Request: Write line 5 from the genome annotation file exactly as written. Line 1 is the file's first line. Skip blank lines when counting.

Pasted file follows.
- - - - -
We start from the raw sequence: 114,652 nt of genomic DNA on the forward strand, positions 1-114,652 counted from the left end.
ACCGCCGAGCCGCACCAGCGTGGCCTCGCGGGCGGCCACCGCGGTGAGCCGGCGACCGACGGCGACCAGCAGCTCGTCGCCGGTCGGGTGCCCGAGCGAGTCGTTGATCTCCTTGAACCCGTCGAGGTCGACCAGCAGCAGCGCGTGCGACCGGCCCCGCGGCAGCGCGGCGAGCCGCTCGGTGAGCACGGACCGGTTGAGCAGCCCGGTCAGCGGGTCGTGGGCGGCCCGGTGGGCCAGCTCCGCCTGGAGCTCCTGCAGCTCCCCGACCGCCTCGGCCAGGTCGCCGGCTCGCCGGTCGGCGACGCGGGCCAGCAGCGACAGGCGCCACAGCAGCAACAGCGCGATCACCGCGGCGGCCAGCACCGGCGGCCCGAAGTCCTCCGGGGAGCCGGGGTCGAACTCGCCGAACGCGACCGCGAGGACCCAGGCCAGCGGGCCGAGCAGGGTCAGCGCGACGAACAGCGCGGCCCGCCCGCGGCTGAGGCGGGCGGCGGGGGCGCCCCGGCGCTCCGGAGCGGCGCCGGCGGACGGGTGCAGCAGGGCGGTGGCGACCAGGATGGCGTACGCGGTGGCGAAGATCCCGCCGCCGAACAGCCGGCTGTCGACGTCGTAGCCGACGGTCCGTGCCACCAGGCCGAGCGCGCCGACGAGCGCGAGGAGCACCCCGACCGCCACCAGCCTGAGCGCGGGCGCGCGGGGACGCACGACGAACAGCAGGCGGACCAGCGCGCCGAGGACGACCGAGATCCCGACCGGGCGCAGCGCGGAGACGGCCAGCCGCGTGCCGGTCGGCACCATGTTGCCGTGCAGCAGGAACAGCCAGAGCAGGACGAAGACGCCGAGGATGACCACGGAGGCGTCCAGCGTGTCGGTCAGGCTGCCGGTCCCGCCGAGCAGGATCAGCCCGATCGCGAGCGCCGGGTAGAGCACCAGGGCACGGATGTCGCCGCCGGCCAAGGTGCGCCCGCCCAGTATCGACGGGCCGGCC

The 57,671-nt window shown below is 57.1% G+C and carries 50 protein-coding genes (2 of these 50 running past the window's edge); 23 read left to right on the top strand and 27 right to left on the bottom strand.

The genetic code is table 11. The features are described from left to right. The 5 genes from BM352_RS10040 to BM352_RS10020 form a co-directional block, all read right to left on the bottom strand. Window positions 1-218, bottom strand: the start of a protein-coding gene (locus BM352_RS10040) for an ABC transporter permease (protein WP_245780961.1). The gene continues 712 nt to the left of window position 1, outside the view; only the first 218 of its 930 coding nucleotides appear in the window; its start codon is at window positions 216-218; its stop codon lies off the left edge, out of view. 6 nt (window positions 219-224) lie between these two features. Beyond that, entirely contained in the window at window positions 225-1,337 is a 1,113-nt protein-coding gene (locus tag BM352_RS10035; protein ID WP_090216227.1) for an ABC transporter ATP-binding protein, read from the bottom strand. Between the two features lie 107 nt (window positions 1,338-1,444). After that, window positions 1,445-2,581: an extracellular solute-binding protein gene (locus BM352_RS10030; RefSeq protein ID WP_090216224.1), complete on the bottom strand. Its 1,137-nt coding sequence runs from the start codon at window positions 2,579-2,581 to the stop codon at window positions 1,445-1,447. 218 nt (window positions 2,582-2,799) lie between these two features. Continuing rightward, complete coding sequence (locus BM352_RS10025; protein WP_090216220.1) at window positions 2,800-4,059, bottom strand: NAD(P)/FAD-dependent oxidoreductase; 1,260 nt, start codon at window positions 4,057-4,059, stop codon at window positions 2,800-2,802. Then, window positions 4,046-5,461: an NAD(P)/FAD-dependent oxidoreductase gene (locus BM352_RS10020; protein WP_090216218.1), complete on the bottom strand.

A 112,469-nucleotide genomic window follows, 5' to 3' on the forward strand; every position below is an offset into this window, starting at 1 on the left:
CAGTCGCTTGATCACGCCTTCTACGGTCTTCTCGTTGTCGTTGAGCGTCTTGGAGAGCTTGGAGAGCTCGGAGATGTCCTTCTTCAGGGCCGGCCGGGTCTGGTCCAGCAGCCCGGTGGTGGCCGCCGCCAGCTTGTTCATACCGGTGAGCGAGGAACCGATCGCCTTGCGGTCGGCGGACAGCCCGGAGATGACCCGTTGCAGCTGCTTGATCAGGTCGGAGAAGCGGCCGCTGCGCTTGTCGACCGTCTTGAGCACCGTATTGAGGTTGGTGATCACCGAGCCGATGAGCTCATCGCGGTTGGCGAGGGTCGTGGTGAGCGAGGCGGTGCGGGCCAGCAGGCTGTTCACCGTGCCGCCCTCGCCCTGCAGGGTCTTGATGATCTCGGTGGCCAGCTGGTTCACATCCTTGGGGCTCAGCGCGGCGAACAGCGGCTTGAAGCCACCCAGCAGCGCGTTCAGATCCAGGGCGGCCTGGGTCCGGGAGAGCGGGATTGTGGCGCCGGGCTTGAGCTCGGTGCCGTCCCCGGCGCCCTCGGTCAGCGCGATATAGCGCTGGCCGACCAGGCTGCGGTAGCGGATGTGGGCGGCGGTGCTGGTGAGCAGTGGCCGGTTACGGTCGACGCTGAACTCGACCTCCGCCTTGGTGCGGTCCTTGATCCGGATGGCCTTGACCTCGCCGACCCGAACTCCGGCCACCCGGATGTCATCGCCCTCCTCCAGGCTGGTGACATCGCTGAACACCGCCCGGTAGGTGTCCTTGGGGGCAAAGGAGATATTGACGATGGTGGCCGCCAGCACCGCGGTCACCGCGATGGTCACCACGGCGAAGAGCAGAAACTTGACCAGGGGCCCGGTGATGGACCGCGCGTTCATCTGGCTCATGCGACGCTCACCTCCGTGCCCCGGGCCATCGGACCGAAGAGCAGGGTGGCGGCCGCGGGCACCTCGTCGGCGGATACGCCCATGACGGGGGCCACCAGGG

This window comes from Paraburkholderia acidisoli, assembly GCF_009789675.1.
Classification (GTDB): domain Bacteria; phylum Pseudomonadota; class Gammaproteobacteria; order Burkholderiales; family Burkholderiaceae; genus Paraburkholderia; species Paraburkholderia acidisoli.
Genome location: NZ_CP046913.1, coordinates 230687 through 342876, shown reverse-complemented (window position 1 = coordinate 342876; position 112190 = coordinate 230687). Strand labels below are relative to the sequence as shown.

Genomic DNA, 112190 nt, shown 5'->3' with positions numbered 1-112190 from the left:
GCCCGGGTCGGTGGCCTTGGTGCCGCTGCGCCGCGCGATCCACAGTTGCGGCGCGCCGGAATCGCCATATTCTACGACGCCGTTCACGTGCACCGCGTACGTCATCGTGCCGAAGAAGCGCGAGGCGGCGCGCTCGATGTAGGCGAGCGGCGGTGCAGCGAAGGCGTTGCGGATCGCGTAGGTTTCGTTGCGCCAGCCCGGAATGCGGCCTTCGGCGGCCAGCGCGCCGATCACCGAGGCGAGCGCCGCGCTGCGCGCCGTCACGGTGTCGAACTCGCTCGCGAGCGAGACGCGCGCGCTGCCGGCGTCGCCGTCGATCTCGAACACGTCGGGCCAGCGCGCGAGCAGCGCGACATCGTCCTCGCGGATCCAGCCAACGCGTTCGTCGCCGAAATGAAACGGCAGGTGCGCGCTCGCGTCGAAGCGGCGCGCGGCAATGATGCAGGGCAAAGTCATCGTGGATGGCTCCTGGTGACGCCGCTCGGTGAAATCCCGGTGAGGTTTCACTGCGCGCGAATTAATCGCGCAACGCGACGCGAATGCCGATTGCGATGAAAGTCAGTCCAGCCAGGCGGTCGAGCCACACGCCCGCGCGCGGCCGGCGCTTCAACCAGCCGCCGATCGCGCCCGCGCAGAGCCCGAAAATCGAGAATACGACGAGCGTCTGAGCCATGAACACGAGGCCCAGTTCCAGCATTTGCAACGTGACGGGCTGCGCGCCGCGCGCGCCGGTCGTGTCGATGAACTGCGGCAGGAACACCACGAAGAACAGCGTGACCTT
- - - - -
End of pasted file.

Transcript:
A 112,469-nucleotide genomic window follows, 5' to 3' on the forward strand; every position below is an offset into this window, starting at 1 on the left: